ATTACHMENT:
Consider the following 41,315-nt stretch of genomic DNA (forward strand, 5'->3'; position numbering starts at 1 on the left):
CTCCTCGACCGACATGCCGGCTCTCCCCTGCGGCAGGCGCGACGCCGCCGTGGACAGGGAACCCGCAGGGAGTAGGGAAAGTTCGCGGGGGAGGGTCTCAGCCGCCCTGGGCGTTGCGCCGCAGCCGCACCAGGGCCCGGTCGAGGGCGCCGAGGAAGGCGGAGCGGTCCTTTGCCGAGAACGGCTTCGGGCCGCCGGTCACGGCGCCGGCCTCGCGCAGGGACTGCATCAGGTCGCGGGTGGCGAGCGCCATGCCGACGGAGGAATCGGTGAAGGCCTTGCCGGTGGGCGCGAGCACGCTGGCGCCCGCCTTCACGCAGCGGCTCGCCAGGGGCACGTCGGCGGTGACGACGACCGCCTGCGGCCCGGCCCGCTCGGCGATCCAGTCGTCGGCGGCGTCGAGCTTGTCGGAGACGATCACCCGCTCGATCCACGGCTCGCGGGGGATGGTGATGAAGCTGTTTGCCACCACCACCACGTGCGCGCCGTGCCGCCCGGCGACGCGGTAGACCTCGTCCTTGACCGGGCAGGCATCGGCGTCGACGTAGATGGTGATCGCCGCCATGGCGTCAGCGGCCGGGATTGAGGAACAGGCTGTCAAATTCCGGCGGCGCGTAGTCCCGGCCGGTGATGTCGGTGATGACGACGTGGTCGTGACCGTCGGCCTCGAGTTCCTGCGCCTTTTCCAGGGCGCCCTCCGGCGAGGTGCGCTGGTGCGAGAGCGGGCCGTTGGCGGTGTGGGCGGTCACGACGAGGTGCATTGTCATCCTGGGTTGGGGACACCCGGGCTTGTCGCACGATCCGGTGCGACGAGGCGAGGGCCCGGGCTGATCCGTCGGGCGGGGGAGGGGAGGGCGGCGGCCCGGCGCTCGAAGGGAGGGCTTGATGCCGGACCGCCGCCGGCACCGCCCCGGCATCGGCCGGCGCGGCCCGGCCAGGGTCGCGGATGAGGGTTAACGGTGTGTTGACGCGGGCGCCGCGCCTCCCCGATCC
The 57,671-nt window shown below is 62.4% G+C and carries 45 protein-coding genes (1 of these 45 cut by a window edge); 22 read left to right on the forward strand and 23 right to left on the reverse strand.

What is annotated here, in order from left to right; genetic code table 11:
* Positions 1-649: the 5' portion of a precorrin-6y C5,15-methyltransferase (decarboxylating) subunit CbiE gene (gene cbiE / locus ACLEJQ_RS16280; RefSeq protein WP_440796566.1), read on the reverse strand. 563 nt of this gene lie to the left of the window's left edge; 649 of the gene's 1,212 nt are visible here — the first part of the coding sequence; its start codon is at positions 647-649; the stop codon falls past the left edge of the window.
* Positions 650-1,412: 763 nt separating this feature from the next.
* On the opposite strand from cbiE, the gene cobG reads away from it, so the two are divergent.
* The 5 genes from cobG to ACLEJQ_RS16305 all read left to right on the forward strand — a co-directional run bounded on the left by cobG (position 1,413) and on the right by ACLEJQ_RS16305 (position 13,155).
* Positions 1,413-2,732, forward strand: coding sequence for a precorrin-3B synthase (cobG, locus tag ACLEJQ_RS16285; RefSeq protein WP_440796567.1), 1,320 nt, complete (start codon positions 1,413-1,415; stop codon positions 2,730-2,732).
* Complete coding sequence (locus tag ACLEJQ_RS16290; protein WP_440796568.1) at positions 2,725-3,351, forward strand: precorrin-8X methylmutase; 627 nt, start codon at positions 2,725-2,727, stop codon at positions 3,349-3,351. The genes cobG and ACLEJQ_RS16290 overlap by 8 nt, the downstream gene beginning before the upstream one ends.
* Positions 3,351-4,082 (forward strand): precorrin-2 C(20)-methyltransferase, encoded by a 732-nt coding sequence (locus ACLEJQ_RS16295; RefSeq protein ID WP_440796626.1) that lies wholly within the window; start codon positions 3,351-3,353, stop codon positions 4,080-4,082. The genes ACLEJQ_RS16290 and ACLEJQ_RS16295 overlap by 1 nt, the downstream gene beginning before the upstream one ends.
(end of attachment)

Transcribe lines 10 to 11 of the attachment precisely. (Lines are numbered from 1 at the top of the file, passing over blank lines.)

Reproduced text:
* Complete coding sequence (locus tag ACLEJQ_RS16290; protein WP_440796568.1) at positions 2,725-3,351, forward strand: precorrin-8X methylmutase; 627 nt, start codon at positions 2,725-2,727, stop codon at positions 3,349-3,351. The genes cobG and ACLEJQ_RS16290 overlap by 8 nt, the downstream gene beginning before the upstream one ends.
* Positions 3,351-4,082 (forward strand): precorrin-2 C(20)-methyltransferase, encoded by a 732-nt coding sequence (locus ACLEJQ_RS16295; RefSeq protein ID WP_440796626.1) that lies wholly within the window; start codon positions 3,351-3,353, stop codon positions 4,080-4,082. The genes ACLEJQ_RS16290 and ACLEJQ_RS16295 overlap by 1 nt, the downstream gene beginning before the upstream one ends.